In general, can long term care insurance be stopped then started again if needed?

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My mom is receiving benefits from her long term care insurance while residing at assisted living. She seems to have improved enough to move to independent living. Dad lives with her in a tiny 425 sq. foot apartment & he is miserable. Because they are mentally intact, their only friends are the staff. The other residents are much more frail & "out of it." I'm tempted to move them to an independent living facility to hopefully improve their quality of life. I know that the LTC benefits would stop & we would have to start paying premiums again. But if she deteriorates again & needs a higher level of care, can benefits be reinstated? I cannot find any information about this in the policy or it's there but written in such a convoluted manner that I can't understand it. I don't want to call the company as I think that would be "sending up a flare" & key them into scrutinizing her case more closely & causing me to have to jump thru more hoops than I already have.

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Thank-you for the feedback.
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Check your policy for the terms (or check with an attorney to review the terms for you), but most LTC policies allow you to stop and start the benefit period, as the others have noted.

I'm a legal professional at a financial company - we do offer LTC riders and stand-alone products. All of our products allow a policy owner (or their POA) to stop the benefit and reapply at a later time. I'm the POA for my mother-in-law, and her policy has the same benefit as well. Many companies use the Interstate Compact to make their insurance policy filings (including LTC) and this provision is quite standard.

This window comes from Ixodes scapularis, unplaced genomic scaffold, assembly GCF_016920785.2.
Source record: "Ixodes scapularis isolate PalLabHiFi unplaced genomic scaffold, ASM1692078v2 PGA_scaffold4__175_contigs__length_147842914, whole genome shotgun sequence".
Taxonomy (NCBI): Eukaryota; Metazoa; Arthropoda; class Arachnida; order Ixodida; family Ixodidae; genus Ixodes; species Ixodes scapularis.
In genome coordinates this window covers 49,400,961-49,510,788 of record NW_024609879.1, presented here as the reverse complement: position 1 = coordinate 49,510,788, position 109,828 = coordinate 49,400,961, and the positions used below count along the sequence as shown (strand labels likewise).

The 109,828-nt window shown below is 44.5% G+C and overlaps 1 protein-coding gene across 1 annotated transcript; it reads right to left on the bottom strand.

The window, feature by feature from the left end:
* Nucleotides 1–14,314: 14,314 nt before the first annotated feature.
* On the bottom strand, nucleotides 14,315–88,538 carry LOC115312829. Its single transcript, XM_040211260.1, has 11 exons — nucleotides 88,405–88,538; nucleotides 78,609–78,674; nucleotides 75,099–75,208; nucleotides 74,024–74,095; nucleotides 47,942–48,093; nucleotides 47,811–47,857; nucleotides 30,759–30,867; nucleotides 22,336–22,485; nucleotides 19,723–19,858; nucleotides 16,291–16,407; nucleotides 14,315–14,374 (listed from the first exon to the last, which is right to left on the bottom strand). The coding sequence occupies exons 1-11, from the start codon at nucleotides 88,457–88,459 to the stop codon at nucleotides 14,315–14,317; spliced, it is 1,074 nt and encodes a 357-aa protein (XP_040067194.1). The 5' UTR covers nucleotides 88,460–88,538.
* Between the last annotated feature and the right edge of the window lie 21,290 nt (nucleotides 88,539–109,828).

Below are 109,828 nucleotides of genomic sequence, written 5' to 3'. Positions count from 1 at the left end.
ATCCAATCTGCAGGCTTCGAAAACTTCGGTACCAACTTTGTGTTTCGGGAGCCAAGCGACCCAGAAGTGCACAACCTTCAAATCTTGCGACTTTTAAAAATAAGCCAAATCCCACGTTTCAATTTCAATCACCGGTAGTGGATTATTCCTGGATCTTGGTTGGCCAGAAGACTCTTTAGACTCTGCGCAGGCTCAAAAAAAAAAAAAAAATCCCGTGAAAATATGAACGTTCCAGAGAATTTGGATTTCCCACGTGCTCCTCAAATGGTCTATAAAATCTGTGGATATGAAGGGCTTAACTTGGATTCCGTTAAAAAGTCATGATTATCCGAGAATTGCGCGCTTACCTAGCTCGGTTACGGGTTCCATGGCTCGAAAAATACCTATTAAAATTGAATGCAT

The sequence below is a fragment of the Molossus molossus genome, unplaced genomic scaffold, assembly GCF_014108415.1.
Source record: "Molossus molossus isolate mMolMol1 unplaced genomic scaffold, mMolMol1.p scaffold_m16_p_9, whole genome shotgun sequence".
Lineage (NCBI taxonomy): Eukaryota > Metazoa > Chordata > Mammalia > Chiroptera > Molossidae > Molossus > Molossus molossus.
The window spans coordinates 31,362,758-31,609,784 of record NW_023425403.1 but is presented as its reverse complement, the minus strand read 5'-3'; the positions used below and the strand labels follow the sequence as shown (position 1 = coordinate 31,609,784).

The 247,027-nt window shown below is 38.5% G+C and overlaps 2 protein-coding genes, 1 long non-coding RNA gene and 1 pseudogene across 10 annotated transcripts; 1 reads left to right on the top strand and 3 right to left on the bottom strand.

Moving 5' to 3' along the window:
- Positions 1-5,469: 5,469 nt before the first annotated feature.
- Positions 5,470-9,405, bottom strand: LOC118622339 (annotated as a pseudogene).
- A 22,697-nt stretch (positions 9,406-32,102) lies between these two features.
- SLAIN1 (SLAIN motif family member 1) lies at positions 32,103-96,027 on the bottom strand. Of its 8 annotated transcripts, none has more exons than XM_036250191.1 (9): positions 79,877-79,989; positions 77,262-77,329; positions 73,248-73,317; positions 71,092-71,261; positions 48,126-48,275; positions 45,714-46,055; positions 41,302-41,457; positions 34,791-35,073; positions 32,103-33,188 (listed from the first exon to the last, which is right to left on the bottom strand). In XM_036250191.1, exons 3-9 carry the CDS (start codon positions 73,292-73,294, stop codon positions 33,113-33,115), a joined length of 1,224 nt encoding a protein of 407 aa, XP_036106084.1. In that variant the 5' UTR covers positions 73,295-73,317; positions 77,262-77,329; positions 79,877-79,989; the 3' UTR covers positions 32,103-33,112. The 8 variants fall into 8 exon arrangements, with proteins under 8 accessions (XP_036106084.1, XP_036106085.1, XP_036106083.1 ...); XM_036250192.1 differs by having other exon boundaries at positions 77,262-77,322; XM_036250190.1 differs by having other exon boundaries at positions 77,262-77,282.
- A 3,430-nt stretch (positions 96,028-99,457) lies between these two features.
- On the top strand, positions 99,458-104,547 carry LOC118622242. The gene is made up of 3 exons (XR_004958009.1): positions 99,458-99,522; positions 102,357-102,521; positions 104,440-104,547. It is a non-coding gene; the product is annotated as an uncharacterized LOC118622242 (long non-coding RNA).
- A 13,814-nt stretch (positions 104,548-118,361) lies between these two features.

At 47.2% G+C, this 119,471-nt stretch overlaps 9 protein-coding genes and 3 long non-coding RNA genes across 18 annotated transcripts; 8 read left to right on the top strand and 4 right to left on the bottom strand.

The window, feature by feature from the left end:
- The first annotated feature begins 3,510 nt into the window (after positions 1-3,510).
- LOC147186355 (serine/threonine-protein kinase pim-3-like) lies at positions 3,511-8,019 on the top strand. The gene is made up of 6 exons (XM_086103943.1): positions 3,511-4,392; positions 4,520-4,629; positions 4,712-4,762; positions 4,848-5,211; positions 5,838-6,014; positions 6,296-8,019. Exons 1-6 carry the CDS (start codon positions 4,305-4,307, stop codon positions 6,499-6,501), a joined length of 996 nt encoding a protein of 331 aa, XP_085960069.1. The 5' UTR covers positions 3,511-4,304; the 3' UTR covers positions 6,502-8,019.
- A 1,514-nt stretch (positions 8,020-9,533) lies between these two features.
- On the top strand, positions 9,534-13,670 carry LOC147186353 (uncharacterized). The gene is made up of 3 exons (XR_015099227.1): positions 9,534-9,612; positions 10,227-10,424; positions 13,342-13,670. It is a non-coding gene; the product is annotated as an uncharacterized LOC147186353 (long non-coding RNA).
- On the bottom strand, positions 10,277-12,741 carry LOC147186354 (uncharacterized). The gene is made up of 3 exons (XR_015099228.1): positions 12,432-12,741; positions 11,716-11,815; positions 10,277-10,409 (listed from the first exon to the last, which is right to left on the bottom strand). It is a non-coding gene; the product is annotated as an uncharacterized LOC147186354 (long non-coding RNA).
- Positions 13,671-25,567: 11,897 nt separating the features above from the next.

Glad you are going to have someone review the policy, and verify you can go off benefit for the time being and go back onto benefit when needed.
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Long-term care insurance benefits can be stopped and then started again as long as your mother has not exhausted the benefits.
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Jjariz - that's exactly the model of the IL they're considering. I have other questions now & will contact an attorney. Thanks. Other comments are welcome.
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If you move them to independent living, look for a facility that offers a-la-carte assistance from an independent agency that has at least one person ON-SITE. It makes such a difference. Since the agency person is handy, they invoice in small increments, so it's feasible to have someone stop by to help with bathing, retrieve the book that fell behind the sofa, change the sheets that got soaked last night, etc. Not many independent care facilities follow this model, so you may have to look around.
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Oftentimes, yes. However, have an attorney read your contract before making final decisions.
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